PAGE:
(...continued) a national of that State is arrested or committed to prison or to custody pending trial or is detained in any other manner. Any communication addressed to the consular post by the person arrested, in prison, custody or detention shall also be forwarded by the said authorities without delay. The said authorities shall inform the person concerned without delay of his rights under this sub-paragraph; (c) consular officers shall have the right to visit a national of the sending State who is in prison, custody or detention, to converse and correspond with him and to arrange for his legal representation. They shall also have the right to visit any national of the sending State who is in prison, custody or detention in their district in pursuance of a judgment. Nevertheless, consular officers shall refrain from taking action on behalf of a national who is in prison, custody or detention if he expressly opposes such action. 2. The rights referred to in paragraph 1 of this Article shall be exercised in conformity with the laws and regulations of the receiving State, subject to the proviso, however, that the said laws and regulations must enable full effect to be given to the purposes for which the rights accorded under this Article are intended.
Vienna Convention on Consular Relations art. 36, Apr. 24, 1963, 21 U.S.T. 77, 596 U.N.T.S. 261.
under the Westfall Act, the Government was the proper defendant. Specifically, it rejected Mr. Sobitan's argument that his Vienna Convention claim arose under a federal statute and therefore was excepted from the Westfall Act's coverage. See 28 U.S.C. § 2679(b)(2). Because the Westfall Act mandated that the Government be substituted for the individual defendants, the district court continued, Mr. Sobitan was required to adhere to the procedural requirements set forth in the Federal Tort Claims Act, 28 U.S.C. § 2675(a) ("FTCA"). The district court found that Mr. Sobitan had failed to exhaust his administrative remedies before instituting his action as required by 28 U.S.C. § 2675(a). The court therefore dismissed with prejudice Mr. Sobitan's complaint.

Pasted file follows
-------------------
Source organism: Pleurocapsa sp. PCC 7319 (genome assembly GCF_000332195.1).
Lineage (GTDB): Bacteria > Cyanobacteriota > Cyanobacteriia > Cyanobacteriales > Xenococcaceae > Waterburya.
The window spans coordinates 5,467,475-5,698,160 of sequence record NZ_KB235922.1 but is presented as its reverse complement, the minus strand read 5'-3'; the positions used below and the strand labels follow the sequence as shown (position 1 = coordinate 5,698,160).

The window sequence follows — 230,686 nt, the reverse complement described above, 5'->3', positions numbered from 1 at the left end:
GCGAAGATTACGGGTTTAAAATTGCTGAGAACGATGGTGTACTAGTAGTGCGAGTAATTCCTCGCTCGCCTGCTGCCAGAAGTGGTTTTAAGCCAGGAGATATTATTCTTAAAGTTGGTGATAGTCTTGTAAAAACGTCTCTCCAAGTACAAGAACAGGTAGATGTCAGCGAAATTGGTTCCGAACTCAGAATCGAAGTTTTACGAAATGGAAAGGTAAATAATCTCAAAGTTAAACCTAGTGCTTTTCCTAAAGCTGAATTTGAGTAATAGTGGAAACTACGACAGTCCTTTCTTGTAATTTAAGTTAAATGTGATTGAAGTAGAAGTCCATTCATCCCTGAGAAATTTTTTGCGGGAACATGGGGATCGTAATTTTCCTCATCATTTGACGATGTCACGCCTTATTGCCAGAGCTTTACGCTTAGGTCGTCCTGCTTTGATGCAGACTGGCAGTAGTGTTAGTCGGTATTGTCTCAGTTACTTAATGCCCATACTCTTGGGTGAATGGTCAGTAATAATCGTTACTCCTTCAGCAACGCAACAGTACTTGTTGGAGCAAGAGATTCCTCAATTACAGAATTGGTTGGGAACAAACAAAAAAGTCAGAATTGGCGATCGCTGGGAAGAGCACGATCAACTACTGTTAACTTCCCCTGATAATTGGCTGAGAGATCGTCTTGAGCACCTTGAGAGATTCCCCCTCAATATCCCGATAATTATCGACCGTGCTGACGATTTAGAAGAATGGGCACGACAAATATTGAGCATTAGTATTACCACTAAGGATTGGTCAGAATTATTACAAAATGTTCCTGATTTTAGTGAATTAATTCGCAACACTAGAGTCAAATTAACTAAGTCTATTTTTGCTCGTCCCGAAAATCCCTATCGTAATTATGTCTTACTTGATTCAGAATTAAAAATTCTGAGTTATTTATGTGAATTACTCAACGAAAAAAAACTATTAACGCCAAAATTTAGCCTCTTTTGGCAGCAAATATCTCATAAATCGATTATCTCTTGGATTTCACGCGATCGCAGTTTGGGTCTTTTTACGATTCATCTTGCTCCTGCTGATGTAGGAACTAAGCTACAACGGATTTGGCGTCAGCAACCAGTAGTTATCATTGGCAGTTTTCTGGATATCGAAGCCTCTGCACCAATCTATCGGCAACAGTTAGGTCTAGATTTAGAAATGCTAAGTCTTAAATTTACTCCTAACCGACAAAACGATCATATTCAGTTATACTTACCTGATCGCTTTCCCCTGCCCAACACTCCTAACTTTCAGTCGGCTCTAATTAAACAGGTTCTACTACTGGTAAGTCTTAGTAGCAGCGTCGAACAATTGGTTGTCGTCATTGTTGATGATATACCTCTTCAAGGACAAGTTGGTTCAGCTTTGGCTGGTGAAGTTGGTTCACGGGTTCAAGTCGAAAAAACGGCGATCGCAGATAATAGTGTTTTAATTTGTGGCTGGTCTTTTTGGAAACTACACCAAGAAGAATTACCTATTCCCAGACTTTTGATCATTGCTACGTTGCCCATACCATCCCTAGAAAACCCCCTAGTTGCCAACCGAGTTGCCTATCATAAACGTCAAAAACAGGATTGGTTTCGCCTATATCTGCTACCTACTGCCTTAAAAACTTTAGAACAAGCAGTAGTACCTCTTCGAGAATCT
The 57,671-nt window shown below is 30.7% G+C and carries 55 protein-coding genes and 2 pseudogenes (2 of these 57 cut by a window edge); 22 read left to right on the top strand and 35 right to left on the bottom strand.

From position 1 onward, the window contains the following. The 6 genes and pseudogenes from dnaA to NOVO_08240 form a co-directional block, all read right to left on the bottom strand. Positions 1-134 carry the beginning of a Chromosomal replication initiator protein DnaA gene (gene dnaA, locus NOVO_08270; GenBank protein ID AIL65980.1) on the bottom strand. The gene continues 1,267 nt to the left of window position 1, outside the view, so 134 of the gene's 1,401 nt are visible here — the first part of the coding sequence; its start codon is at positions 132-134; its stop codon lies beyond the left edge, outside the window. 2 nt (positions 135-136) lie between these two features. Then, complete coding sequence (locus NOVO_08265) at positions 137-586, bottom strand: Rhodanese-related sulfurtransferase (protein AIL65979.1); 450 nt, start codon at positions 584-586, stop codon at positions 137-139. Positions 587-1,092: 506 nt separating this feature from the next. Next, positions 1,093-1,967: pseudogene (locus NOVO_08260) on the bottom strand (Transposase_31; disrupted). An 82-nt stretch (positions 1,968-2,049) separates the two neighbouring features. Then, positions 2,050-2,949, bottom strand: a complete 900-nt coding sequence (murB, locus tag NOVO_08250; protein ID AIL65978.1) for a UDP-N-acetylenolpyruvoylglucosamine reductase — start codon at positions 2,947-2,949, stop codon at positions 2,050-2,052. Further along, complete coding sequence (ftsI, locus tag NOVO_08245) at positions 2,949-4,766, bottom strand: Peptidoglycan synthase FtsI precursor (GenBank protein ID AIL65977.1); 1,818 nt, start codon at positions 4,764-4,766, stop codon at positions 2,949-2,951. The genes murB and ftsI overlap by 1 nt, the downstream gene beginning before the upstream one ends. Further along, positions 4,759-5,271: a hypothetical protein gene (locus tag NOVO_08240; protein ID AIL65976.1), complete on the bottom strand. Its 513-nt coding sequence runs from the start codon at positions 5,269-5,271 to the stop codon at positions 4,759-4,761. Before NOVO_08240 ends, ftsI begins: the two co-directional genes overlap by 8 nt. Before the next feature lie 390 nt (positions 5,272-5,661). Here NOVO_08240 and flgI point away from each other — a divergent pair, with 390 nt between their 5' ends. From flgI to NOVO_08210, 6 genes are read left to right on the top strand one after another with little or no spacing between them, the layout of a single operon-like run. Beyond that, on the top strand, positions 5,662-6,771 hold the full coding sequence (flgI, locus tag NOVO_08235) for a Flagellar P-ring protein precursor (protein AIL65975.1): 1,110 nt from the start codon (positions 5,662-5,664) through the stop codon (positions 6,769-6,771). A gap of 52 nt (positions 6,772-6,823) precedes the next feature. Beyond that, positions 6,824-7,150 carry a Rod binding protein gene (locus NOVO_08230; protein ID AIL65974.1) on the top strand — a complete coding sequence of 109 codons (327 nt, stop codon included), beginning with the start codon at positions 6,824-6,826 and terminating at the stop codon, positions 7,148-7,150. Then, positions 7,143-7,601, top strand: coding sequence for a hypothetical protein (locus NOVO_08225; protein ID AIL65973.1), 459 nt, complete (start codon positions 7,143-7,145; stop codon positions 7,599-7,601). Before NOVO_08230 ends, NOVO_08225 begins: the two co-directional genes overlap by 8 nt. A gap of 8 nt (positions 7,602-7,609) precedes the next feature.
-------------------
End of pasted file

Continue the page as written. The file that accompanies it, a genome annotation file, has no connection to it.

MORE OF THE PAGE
II DISCUSSION On appeal, Mr. Sobitan claims that the district court erred in substituting the Government as a defendant pursuant to the Westfall Act. Mr. Sobitan acknowledges that the Act provides for the substitution of the United States as a party in any action brought "for injury or loss of property, or personal injury or death arising or resulting from the negligent or wrongful act or omission of any employee of the Government while acting within the scope of his office or employment." 28 U.S.C. § 2679(b)(1). He argues, however, that his action falls within the exception set forth in § 2679(b)(2) for actions "brought for a violation of a statute of the United States." Id. § 2679(b)(2)(B). According to Mr. Sobitan, the term
"statute" encompasses "treaty." Therefore, because his action seeks relief for violations of his rights under a treaty, specifically the Vienna Convention, the substitution provision of the Westfall Act does not apply to his action. We begin our consideration of Mr. Sobitan's argument with the language of the Act. See, e.g., Bass v. Stolper, Koritzinsky, Brewster & Neider, 111 F.3d 1322, 1324-25 (7th Cir. 1997) ("As with all issues of statutory interpretation, the appropriate place to begin our analysis is with the text itself, which is the most reliable indicator of congressional intent." (citations omitted)).
A. The Westfall Act We recently have observed that "[t]he principles that must guide our inquiry" into a statute's meaning "are well settled but worth repeating." United States v. Webber, 536 F.3d 584, 593 (7th Cir. 2008). Specifically, [i]n analyzing the language of a statute, we give the words their ordinary meaning unless the context counsels otherwise. McCarthy v. Bronson, 500 U.S. 136, 139 (1991) (explaining that "statutory language must always be read in its proper context"). When the plain wording of the statute is clear, that is the end of the matter. BedRoc, Ltd. v. United States, 541 U.S. 176, 183 (2004) (noting that the task of statutory interpretation "ends there [if] the text is unambiguous"). The "plain meaning" of a statute, however, is often illuminated not only by its language but also by its structure. Alexander v. Sandoval, 532 U.S. 275, 288